Heavy drug use, of either amphetamines or opioids in the 30 days prior to arrest, is associated with frequency of property offending.
Aim: The primary objective of the current study was to examine whether the frequency of recent illicit drug use is related to higher levels of offending among police detainees in Australia. In particular, the study investigated whether the frequency of property offending escalates with offenders’ self-reported illicit drug use.
Method: Data from the Australian Institute of Criminology’s Drug Use Monitoring in Australia (DUMA) program were analysed for a national cohort of 9,453 arrestees interviewed between 2008 and 2010. Statistical analysis examined whether the number of property offences recorded at arrest was related to self-reported frequency of illicit opioid and amphetamine consumption in the 30 days prior to arrest, while controlling for other relevant drug use and demographic factors.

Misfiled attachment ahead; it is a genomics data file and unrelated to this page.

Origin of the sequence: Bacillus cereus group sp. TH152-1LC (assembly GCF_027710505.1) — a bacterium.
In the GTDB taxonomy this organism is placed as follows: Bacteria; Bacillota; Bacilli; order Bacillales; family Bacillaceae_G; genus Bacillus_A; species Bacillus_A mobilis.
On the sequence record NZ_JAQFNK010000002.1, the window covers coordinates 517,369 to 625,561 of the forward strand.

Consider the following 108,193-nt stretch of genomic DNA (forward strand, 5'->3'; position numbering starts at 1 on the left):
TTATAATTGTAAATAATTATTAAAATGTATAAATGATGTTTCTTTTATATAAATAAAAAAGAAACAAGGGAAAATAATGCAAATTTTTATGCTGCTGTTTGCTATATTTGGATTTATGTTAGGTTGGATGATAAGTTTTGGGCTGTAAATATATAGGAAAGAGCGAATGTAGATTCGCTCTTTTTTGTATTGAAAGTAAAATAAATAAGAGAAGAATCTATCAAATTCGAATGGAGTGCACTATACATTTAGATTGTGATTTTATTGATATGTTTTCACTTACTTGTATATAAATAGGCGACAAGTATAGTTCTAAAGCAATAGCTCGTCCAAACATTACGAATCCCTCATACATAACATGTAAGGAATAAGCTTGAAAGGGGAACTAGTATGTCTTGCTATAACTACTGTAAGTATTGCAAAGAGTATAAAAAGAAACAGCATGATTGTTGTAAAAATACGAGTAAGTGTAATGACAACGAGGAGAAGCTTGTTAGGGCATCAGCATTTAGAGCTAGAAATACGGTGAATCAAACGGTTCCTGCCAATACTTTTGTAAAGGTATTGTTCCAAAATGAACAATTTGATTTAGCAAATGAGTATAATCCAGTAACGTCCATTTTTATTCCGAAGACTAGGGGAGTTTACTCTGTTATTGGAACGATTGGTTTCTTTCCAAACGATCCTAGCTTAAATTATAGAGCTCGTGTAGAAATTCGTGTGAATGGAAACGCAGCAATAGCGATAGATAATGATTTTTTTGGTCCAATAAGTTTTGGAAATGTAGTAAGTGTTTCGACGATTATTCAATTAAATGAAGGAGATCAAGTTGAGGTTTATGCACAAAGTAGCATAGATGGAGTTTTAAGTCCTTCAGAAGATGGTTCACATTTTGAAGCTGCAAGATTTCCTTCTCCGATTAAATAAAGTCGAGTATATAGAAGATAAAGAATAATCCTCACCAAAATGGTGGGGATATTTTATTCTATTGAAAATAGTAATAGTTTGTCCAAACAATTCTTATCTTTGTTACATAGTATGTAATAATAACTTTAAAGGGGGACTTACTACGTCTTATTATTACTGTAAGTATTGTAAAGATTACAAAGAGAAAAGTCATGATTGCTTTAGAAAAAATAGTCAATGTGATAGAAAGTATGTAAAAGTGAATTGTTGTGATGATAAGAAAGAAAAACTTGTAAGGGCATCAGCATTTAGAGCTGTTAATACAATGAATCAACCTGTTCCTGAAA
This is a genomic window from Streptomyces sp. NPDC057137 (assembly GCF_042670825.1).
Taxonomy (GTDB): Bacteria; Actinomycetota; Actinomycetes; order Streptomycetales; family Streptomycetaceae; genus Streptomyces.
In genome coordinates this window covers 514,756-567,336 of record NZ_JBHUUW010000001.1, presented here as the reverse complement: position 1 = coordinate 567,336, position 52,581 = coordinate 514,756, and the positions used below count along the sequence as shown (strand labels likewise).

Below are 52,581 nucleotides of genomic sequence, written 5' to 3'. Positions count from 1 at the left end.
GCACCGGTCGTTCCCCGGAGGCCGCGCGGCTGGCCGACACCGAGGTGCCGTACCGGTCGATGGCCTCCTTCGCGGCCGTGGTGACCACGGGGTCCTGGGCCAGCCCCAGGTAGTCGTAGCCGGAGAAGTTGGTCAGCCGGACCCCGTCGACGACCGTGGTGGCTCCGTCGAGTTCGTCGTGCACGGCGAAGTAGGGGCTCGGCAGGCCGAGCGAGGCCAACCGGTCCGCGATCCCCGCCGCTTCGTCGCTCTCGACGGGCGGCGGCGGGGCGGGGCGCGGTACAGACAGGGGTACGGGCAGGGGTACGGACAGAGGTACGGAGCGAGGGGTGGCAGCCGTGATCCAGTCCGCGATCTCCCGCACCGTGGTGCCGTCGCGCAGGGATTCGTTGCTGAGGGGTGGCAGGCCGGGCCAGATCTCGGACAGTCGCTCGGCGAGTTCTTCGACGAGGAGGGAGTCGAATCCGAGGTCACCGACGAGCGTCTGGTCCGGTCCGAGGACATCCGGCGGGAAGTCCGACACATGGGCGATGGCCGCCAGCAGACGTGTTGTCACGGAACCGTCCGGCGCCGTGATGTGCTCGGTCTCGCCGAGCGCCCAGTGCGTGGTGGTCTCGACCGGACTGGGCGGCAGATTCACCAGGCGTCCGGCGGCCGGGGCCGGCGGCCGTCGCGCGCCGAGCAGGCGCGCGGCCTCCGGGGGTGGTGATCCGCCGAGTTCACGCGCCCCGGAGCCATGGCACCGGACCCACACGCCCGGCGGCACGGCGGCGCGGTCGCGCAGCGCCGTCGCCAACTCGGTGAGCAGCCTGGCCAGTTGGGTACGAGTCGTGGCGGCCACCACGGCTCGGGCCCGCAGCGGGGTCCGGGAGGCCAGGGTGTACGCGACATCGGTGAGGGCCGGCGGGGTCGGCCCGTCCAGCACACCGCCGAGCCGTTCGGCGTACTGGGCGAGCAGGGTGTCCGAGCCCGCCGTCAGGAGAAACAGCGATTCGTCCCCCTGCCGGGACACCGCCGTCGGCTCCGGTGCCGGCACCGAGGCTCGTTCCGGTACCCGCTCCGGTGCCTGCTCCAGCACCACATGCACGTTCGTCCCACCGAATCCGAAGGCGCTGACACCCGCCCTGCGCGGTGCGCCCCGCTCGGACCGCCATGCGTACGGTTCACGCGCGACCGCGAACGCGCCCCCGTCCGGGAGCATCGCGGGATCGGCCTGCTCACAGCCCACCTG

Results: Results showed a high level of illicit drug use among police detainees. Outcomes from regression modelling revealed that heavy users of illicit opioids and amphetamines, who reported at least 16 days of use in the month prior to arrest, had significantly more property charges recorded at arrest than both less frequent (moderate) users and nonusers. Compared to non-users, heavy opioid users had 57 per cent more property charges recorded at arrest while heavy amphetamine use was associated with a 53 per cent increase in property charge counts. Higher rates of property offending were also related to younger age, being unemployed and having reported illicit use of benzodiazepines in the 30 days prior to arrest.
Conclusion: These outcomes clearly demonstrate that heavy drug use, of either amphetamines or opioids in the 30 days prior to arrest, is associated with frequency of property offending. This has important implications for the treatment of drug using offenders within the criminal justice system.